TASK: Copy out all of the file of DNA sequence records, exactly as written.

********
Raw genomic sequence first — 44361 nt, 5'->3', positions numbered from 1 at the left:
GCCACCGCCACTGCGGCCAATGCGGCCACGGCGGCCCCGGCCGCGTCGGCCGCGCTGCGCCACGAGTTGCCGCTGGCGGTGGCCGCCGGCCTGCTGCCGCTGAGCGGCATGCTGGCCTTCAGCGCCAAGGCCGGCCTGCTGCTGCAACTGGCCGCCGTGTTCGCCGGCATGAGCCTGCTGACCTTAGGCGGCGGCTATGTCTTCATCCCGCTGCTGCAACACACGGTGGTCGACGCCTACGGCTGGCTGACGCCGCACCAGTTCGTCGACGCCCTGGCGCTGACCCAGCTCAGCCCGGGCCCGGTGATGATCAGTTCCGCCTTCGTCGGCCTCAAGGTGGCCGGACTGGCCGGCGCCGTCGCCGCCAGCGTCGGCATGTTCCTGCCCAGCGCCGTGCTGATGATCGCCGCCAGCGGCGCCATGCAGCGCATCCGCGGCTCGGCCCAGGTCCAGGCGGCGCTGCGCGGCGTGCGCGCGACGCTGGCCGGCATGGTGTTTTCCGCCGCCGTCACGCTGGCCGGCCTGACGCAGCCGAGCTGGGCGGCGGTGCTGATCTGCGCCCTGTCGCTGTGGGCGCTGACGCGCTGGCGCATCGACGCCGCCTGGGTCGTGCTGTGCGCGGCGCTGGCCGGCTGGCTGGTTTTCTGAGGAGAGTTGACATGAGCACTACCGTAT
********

Raw genomic sequence first — 44361 nt, 5'->3', positions numbered from 1 at the left:
GCCACCGCCACTGCGGCCAATGCGGCCACGGCGGCCCCGGCCGCGTCGGCCGCGCTGCGCCACGAGTTGCCGCTGGCGGTGGCCGCCGGCCTGCTGCCGCTGAGCGGCATGCTGGCCTTCAGCGCCAAGGCCGGCCTGCTGCTGCAACTGGCCGCCGTGTTCGCCGGCATGAGCCTGCTGACCTTAGGCGGCGGCTATGTCTTCATCCCGCTGCTGCAACACACGGTGGTCGACGCCTACGGCTGGCTGACGCCGCACCAGTTCGTCGACGCCCTGGCGCTGACCCAGCTCAGCCCGGGCCCGGTGATGATCAGTTCCGCCTTCGTCGGCCTCAAGGTGGCCGGACTGGCCGGCGCCGTCGCCGCCAGCGTCGGCATGTTCCTGCCCAGCGCCGTGCTGATGATCGCCGCCAGCGGCGCCATGCAGCGCATCCGCGGCTCGGCCCAGGTCCAGGCGGCGCTGCGCGGCGTGCGCGCGACGCTGGCCGGCATGGTGTTTTCCGCCGCCGTCACGCTGGCCGGCCTGACGCAGCCGAGCTGGGCGGCGGTGCTGATCTGCGCCCTGTCGCTGTGGGCGCTGACGCGCTGGCGCATCGACGCCGCCTGGGTCGTGCTGTGCGCGGCGCTGGCCGGCTGGCTGGTTTTCTGAGGAGAGTTGACATGAGCACTACCGTAT